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    CCENT: Host-to-Host Netwo ...
    01 March 09

    CCENT: Host-to-Host Network Addressing Example

    Posted byINE
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    A key to the mastery of a CCENT-level of networking knowledge is to intimately understand the use of Layer 2 and Layer 3 addressing when two hosts communicate on the network.

    This blog post will detail how these addresses are used during the network communications between two host devices (Personal Computers, PCs). Here is the topology that will be used in this example:
    hosts
    Here the system with the IP address of 192.168.1.100 (Host A) wants to communicate with the system at 192.168.1.200 (Host B). It obtains the destination IP address from a name resolution service (such as DNS). Host A quickly determines the devices are on the same network (subnet). It uses the Source and Destination IP Addresses and its own Subnet Mask in that calculation.  The following steps are then used for communication between the devices:

    Step 1: The network application used for communication is using TCP. Host A creates a packet with the following information in the headers:
    Layer 3 Source IP Address: 192.168.1.100
    Layer 3 Destination IP Address: 192.168.1.200
    TCP Setting: SYN
    Layer 2 Source MAC Address: 0010:1111:1111
    Layer 2 Destination MAC Address: ????:????:????

    The TCP SYN setting indicates that the packet is a request for a reliable TCP connection. Notice that Host A does not possess the Layer 2 Destination MAC Address. It will check the ARP Cache for this information. Assuming the devices have not communicated before this, the ARP Cache will not possess this information.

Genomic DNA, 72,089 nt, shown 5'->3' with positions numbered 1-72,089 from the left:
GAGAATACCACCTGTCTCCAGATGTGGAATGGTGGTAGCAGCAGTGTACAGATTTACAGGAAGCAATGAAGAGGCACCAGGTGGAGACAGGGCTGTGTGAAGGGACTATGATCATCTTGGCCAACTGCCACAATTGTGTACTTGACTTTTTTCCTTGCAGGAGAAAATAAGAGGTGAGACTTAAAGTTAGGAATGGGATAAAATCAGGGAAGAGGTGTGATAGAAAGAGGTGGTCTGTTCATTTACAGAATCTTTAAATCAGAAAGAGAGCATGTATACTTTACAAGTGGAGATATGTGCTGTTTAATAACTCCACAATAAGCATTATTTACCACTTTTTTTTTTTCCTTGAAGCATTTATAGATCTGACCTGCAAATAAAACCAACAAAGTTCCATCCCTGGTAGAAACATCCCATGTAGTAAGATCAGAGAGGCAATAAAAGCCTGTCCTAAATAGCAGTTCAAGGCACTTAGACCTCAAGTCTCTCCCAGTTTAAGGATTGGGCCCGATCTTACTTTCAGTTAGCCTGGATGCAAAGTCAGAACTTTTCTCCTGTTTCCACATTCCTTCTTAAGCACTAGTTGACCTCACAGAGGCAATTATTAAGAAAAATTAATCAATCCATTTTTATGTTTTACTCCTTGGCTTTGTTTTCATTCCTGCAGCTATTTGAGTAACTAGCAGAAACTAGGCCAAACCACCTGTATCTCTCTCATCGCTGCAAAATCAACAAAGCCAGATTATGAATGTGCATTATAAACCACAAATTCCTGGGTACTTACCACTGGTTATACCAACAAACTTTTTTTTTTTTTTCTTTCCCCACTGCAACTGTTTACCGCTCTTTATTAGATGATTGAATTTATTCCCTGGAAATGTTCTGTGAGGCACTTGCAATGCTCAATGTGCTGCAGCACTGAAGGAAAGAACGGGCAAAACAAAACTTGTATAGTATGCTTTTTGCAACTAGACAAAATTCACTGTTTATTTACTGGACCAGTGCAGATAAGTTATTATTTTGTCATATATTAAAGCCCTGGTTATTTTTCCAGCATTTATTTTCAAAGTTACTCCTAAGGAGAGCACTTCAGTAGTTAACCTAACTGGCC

Step 2: Host A prepares an ARP request to determine the Layer 2 MAC Address of Host B. The fields in this packet are as follows:
    Layer 3 Source IP Address: 192.168.1.100
    Layer 3 Destination IP Address: 192.168.1.200
    Layer 2 Source MAC Address: 0010:1111:1111
    Layer 2 Destination MAC Address: FFFF:FFFF:FFFF (Broadcast)

    Step 3: Host B receives the ARP Request and responds with its MAC address information. It also updates its own ARP Cache with the name resolution information for Host A. This will eliminate the need for an ARP Broadcast to return information. The fields are as follows:
    Layer 3 Source IP Address: 192.168.1.200
    Layer 3 Destination IP Address: 192.168.1.100
    Layer 2 Source MAC Address: 0010:1111:2222
    Layer 2 Destination MAC Address: 0010:1111:1111

    Step 4: Host A can now send the original TCP SYN request. The packet has the following information:
    Layer 3 Source IP Address: 192.168.1.100
    Layer 3 Destination IP Address: 192.168.1.200
    TCP Setting: SYN
    Layer 2 Source MAC Address: 0010:1111:1111
    Layer 2 Destination MAC Address: 0010:1111:2222

    Step 5: Host B responds to the TCP SYN with a TCP SYN ACK:
    Layer 3 Source IP Address: 192.168.1.200
    Layer 3 Destination IP Address: 192.168.1.100
    TCP Setting: SYN ACK
    Layer 2 Source MAC Address: 0010:1111:2222
    Layer 2 Destination MAC Address: 0010:1111:1111

    Step 6: Host A responds with the final phase of the TCP Three Way Handshake process and responds with an ACK.
    Layer 3 Source IP Address: 192.168.1.100
    Layer 3 Destination IP Address: 192.168.1.200
    TCP Setting: ACK
    Layer 2 Source MAC Address: 0010:1111:1111
    Layer 2 Destination MAC Address: 0010:1111:2222

    What if these devices were on different subnets? No problem. Host A would determine that, and engage in similar name resolution processes, but with the local router (default gateway) first. A later blog post will detail this process. Enjoy your entry-level Cisco studies!

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